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Arms Race

by Brent Kirkpatrick

(Date Published: .)



If cyberwar is severe economic damage due to hacking, then the innovation of methods to detect exploits is its arms race.



Computer security is a just-in-time profession. The job is to identify exploits in the wild and innovate patches to the vulnerabilities that they exploit. One wants to patch the vulnerabilities that are actually exploited rather than the ones that we imagine being exploited. Much of the industry does the latter rather than the former, simply because they lack to ability to capture and analyze cleverly hidden exploits. Yet, this is exactly the task of the profession.

There is an arms race every time hackers saturate the ability of the industry to respond, requiring new methods to be innovated. For the duration of the arms race, this creates a brutally competitive environment for computer systems experts. If you fail to secure your systems well enough, you may be plagued by set-backs or be outed by the hackers as having weak security.

Worse, as hackers successfully compromise the computer industry, they gain access to source codes that can be used to broaden their attacks. For example, if a hacker gains access to a BIOS manufacturer's source, they can embed a back-door in the BIOS, compile it, and distribute their version as an update. If they are very successful, the hacker might be able to get their version of the BIOS shipped with the computer.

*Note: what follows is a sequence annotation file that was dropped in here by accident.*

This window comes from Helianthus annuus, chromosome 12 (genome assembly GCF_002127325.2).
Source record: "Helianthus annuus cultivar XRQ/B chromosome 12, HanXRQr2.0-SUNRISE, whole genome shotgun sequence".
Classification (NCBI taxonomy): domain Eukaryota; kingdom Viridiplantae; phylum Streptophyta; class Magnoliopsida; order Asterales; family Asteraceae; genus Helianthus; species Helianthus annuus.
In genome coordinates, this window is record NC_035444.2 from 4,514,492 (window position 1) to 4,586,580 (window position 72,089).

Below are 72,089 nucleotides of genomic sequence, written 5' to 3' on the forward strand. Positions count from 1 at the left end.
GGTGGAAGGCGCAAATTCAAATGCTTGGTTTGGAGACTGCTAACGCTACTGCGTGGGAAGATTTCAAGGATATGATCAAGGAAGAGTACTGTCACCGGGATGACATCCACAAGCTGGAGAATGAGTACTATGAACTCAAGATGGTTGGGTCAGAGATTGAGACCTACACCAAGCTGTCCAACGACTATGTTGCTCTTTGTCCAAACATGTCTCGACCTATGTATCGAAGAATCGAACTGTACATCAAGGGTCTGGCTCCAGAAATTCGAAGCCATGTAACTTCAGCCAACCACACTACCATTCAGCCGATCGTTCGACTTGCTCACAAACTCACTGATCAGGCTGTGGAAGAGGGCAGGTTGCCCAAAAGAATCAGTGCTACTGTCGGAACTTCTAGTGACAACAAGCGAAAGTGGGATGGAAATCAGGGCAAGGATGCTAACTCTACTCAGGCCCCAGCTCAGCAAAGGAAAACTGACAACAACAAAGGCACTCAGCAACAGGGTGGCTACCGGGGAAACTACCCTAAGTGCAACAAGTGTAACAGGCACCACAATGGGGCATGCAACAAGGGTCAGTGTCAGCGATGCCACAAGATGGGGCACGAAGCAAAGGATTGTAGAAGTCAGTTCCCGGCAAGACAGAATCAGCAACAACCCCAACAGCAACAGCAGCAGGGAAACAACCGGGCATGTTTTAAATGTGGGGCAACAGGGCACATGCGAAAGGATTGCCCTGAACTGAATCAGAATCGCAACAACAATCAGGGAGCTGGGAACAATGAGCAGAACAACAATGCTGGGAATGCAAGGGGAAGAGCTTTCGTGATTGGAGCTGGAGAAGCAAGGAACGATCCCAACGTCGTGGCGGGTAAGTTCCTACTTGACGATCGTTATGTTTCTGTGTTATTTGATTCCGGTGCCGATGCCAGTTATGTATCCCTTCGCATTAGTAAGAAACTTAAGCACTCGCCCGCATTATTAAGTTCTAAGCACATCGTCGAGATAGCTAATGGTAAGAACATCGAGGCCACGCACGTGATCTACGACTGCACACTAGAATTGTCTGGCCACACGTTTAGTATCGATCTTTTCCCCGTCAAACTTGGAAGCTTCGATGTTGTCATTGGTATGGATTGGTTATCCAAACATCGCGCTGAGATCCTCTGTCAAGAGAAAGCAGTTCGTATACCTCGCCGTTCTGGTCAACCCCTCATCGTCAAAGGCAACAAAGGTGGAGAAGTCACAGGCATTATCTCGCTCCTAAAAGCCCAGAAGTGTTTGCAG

When computer professionals suspect that they are hacked, they usually begin looking for machine code. After being unable to find exploit machine code, many professionals wrongly assume that their systems are not hacked. The principle of "innocent until proven guilty" only works with people, not computers. It is more appropriate to assume that an arbitrary computer is hacked, and that there is a skills or methods crises that prevents discovery of the exploit machine code.

We are currently in an arms race that began in 2014. The industry is staggering under the load of discovering and defending against active exploits. Intrepid estimates that there are half-a-dozen worms currently in the wild.

Intrepid Net Computing is in the business of capturing and analyzing difficult-to-find exploits, including worms and Trojans. These exploits often clean-up after themselves or hide very cleverly. We use experimental methods and statistics to isolate machine code.










bbkirk@intrepidnetcomputing.com




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